One of the joys of retirement is finding new interests – and having the time to rekindle old ones. It will be 40 years this summer since I completed my undergraduate degree in history and, although occasionally useful for enquiries in my career as a librarian, history was never again a big part of my life until I finished work. I quickly became a volunteer History Detective with Glasgow Women’s Library, and a couple of years later I took on a similar role with Maryhill Burgh Halls near my home. I enjoy researching women’s history, and presenting it in tours and talks: it’s been life-enhancing.
So how visible is women’s history in Glasgow? Twelve statues stand in George Square in the city centre. Only one is of a woman – Queen Victoria. I imagine most British cities have a statue of her, though at least ours is a youngish, lively Victoria, sitting side-saddle on her horse, and not the unamused, elderly widow more commonly seen.
There are just two other statues to named women in Glasgow: Spanish Civil War heroine La Pasionaria (Dolores Ibárruri), who raises her arms by the Clyde with the motto “Better to die on your feet than live forever on your knees”, and philanthropist Isabella Elder (1828-1905), the only native Glaswegian of the three, in Elder Park. Among the things Isabella funded were a library and the first college in Scotland to offer higher education to women – she’s my favourite! Look her up in Wikipedia and you’ll be reading an article written by me, and I’ve also played her in a pageant to celebrate International Women’s Day a few years ago.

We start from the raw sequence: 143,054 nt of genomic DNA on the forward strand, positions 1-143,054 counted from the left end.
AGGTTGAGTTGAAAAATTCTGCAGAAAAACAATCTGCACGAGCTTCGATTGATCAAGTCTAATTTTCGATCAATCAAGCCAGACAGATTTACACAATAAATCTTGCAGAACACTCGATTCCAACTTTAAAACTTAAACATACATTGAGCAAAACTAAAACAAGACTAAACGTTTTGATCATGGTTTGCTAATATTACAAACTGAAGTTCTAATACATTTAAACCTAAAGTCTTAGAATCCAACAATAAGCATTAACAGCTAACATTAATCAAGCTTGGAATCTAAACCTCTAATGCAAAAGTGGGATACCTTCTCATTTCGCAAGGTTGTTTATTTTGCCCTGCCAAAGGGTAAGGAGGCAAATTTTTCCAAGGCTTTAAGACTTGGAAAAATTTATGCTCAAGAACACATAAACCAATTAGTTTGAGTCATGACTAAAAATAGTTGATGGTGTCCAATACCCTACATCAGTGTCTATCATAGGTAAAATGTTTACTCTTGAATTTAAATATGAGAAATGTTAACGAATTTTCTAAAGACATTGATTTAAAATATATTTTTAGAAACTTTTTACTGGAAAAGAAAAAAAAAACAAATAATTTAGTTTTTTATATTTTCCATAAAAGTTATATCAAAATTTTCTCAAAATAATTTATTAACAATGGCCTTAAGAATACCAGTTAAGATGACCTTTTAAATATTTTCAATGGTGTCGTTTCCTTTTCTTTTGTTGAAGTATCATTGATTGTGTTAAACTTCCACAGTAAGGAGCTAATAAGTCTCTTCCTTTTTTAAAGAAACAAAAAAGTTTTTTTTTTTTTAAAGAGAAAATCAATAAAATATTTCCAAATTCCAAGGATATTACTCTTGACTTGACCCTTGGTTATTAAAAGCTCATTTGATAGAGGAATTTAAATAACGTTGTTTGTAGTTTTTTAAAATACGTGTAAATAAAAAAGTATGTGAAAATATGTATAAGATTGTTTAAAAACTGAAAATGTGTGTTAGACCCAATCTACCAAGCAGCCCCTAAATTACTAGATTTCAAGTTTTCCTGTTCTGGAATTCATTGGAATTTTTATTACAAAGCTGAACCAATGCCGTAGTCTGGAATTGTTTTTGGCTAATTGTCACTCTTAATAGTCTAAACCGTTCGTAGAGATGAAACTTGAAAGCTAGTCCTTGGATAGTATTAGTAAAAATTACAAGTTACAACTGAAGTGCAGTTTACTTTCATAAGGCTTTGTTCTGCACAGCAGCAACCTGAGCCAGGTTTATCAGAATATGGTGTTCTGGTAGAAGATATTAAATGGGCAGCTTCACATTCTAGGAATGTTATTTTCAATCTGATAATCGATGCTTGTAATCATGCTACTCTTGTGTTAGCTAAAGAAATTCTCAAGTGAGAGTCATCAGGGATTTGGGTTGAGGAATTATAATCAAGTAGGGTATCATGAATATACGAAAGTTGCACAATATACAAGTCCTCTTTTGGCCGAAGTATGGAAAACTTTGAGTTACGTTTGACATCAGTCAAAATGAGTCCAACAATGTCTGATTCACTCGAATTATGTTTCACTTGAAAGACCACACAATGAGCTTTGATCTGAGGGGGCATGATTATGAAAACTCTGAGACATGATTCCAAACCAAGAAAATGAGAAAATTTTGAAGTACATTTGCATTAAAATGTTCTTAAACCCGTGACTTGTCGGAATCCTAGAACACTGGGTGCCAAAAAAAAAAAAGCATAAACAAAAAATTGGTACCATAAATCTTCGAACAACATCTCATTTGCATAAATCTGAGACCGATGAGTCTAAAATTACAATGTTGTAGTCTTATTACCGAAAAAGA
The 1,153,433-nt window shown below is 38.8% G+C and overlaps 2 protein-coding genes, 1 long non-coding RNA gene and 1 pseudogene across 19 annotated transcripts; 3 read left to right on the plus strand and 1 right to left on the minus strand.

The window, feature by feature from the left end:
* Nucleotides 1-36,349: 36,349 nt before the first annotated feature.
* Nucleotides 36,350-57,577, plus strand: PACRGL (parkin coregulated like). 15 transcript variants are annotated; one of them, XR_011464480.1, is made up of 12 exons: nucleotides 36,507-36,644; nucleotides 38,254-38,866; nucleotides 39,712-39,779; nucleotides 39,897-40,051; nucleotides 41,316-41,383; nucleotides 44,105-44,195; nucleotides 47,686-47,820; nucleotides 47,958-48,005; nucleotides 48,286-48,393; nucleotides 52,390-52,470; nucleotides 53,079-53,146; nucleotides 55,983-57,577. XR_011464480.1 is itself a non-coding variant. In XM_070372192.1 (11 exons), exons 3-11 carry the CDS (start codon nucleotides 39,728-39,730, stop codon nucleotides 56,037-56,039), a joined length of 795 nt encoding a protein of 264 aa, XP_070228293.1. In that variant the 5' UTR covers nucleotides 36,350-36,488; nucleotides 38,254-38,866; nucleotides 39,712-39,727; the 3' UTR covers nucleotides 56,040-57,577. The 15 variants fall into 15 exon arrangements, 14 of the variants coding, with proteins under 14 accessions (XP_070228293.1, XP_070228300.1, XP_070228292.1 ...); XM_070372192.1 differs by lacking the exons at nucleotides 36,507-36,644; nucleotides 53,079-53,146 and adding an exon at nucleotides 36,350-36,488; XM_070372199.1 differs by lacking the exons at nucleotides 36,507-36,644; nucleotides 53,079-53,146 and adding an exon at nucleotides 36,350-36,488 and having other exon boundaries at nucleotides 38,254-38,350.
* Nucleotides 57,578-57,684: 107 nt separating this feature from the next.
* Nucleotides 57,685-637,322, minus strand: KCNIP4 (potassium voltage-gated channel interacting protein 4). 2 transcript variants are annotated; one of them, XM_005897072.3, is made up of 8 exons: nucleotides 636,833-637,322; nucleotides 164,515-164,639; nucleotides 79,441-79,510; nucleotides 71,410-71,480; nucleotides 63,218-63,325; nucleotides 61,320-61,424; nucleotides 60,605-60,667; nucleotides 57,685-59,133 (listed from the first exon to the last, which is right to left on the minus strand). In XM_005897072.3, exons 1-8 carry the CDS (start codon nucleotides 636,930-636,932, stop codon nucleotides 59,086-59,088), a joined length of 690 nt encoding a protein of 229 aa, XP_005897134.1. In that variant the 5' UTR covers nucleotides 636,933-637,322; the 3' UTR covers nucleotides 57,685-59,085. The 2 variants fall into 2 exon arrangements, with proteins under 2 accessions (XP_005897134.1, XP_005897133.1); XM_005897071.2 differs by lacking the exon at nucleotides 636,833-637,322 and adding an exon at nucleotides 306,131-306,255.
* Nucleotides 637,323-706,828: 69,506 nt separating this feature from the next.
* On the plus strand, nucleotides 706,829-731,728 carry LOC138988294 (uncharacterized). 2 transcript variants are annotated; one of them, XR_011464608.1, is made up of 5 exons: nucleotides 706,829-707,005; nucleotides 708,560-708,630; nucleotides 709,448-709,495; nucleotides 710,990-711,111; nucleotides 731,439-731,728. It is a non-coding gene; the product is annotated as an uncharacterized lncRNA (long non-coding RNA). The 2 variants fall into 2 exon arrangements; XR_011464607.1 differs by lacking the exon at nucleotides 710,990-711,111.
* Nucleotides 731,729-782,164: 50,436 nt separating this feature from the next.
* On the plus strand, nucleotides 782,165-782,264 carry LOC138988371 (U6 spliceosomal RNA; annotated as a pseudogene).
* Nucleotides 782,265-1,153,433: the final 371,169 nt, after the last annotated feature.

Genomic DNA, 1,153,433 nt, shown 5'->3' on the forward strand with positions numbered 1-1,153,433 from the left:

A fourth statue – to Mary Barbour who organised rent strikes in World War One – is due to be unveiled in March. (Rapacious landlords thought they could charge anything they liked when the men were away fighting: Mary’s campaign resulted in a law being passed fixing rents at pre-war levels.) But there are ways, other than statues, to remember history. For example, the whole area of Maryhill is called after the woman who owned the land in the 18th century before the government purchased it for the construction of the Forth and Clyde Canal. We have a Suffrage Oak, planted in 1918 when the first women in Britain got the vote. The names of 29 women who were killed when the façade of Templeton’s Carpet Factory collapsed in 1889 are carved nearby. Friends tell me that they have walked past these memorials without noticing them, hence my title: Hidden Histories.
Sometimes we just need to open our eyes a bit more. As readers of The Glasgow Gallivanter will know, I’m happy when I come across any aspect of women’s history on my travels. So what would I find if I came to your town? And if you don’t know – I challenge you to find out!